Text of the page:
This year has been a big one for startups in Newfoundland and Labrador, with big funding announcements and increasing national (and international) attention paid to the province’s growing tech sector.
Heading into 2020, a group of businesspeople, investors, and others in the field are working to make sure that women are able to fully participate and start businesses of their own by breaking down the financial and structural barriers that often prevent them from doing so.
“In the context of being an entrepreneur, so many women have great ideas but make choices — because of child care, because of elder care, because of risk, because of availability of capital, because of availability of mentorship — that we tend to lose really great business ideas and really great business leadership because of those choices,” said Cathy Bennett, CEO of the Bennett Group of Companies and a former provincial finance minister.
Bennett describes herself has having been an entrepreneur in some sense since the age of five.
“I always had an idea that if you can solve a customer’s problem, that’s a good thing,” she said.
Early this year, Bennett decided to apply that approach to a new situation: helping startups in Newfoundland and Labrador. After leaving politics in 2018 she approached the business world with fresh eyes, looking for ways to be of use and help create jobs. She learned more about what was happening in N.L.’s tech sector, which is now worth $1.5 billion annually, according to the Atlantic Provinces Economic Council.
“To me it was really exciting and I don’t know if I would have seen it as clearly if I hadn’t kind of stepped back and then reentered the business world,” she said.
‘Balm for my soul’
Bennett attended Creative Destruction Labs in Halifax last year, and said it was “a balm for my soul” to mentor the companies involved — and a look at the opportunities available here in this province. Now she is working on the Atlantic Women’s Venture Fund, which hopes to launch in spring 2020 and provide funding for 10-15 female-founder businesses, helping to fill the gap in venture funding that women often experience.
Only 15.2 per cent of partners at Canadian venture firms are women and funds led by female managing partners raised just 10 per cent of all the money invested in venture capital funds in 2018, according to a report from Female Funders.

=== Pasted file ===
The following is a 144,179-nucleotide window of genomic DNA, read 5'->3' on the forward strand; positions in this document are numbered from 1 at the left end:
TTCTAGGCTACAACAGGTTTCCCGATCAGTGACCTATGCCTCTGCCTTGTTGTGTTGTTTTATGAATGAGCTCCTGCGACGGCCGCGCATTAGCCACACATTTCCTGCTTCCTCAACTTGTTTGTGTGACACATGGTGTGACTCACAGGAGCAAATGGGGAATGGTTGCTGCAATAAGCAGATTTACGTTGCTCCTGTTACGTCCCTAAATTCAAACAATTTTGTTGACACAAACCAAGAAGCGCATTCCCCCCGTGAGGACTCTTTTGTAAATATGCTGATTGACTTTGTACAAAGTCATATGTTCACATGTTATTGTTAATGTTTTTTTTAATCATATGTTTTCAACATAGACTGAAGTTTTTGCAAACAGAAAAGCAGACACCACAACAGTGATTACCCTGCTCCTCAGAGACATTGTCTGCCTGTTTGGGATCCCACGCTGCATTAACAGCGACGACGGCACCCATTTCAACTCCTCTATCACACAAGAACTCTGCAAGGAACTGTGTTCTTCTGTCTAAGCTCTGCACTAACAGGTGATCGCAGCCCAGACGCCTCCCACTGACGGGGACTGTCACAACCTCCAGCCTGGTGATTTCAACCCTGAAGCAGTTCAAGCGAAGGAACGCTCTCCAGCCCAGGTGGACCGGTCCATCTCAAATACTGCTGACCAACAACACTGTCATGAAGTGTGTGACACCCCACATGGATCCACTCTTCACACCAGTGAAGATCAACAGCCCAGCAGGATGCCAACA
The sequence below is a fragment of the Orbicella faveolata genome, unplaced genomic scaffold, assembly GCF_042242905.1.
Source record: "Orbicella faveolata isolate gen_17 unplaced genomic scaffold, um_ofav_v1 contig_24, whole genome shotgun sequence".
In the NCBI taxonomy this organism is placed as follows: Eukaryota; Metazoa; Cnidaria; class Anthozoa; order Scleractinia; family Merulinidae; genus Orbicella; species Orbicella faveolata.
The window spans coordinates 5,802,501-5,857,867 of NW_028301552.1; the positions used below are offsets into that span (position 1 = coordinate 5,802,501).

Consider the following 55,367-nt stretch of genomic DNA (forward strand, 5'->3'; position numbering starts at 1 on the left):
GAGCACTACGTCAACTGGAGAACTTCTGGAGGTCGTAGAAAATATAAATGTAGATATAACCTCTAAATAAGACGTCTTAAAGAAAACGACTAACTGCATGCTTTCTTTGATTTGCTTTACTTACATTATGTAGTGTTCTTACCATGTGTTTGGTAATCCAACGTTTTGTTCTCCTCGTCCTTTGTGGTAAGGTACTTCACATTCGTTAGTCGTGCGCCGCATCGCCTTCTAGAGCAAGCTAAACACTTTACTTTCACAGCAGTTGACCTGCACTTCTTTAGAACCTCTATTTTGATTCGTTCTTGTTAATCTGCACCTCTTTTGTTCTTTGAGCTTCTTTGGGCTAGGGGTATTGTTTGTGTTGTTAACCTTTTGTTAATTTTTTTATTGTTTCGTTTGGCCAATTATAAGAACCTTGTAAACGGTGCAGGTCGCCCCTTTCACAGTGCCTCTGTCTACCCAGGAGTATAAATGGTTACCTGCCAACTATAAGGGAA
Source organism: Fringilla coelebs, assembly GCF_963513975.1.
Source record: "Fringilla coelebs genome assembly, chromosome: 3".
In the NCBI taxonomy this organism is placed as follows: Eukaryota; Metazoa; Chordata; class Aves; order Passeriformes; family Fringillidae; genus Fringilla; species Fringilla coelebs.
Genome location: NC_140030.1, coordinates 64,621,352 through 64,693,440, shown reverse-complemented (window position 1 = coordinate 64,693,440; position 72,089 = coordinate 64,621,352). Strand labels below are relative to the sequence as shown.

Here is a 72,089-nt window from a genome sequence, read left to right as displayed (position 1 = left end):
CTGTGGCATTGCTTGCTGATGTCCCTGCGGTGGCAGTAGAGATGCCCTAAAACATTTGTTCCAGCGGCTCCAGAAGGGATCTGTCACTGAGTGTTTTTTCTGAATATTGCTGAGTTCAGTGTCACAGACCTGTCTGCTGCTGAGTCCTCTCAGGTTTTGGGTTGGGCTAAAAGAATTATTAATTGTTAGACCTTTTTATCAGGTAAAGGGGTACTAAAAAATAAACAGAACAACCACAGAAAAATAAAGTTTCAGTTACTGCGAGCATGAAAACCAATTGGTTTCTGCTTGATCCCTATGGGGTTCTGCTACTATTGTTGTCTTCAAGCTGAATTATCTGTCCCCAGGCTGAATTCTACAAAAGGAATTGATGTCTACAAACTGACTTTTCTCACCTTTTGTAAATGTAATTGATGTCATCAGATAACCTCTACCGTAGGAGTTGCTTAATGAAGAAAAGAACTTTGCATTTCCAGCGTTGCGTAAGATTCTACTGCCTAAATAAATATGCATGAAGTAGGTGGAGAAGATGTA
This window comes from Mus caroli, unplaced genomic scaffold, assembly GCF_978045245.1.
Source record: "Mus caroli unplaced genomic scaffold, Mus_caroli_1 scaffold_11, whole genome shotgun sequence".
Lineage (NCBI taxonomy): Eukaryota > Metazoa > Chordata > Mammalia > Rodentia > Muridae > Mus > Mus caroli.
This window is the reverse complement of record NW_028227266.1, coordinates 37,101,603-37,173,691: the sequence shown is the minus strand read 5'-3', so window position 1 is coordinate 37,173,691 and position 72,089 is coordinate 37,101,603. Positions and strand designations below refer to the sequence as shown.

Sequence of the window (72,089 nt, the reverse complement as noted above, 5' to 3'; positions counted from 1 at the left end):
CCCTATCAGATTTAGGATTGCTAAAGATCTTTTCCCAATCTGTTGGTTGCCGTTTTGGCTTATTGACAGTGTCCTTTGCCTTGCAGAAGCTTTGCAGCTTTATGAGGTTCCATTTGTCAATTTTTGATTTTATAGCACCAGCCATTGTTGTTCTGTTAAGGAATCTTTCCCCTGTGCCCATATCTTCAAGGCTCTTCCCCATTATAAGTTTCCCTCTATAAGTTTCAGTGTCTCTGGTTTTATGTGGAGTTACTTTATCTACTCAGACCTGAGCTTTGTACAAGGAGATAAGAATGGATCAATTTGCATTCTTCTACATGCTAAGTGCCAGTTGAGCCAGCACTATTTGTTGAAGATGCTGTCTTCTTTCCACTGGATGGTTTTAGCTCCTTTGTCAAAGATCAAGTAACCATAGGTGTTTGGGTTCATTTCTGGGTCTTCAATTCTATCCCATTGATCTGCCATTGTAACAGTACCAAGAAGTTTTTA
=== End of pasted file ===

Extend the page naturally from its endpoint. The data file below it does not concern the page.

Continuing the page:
It has been surprising to see how many women are reaching out and asking to be involved in the fund, Bennett said, including women who have never invested in tech or startups before.
The hope is to have a formal launch for the Atlantic Women’s Venture Fund next spring, she said. Right now the group is working with individual and institutional investors as well as with the provincial governments in the region.
“When we have 18 women who’ve never invested in any tech company or any new company coming to us and saying, ‘We want to invest,’ that’s a sign of new capital going into the ecosystem and that helps everybody,” Bennett said.
“We really think we’re going to unlock a stream of capital that hasn’t been deployed for this reason before, and that can only serve everybody better.”
When it comes to increasing female participation in startups, funding is an important piece of the puzzle — but not the only one. Mentorship and building networks is another important piece, and one where women also often find themselves at a disadvantage, Bennett said.
“The male networks are very strong and long established,” Bennett said. “Female support networks aren’t always as structured and aren’t always as strong.”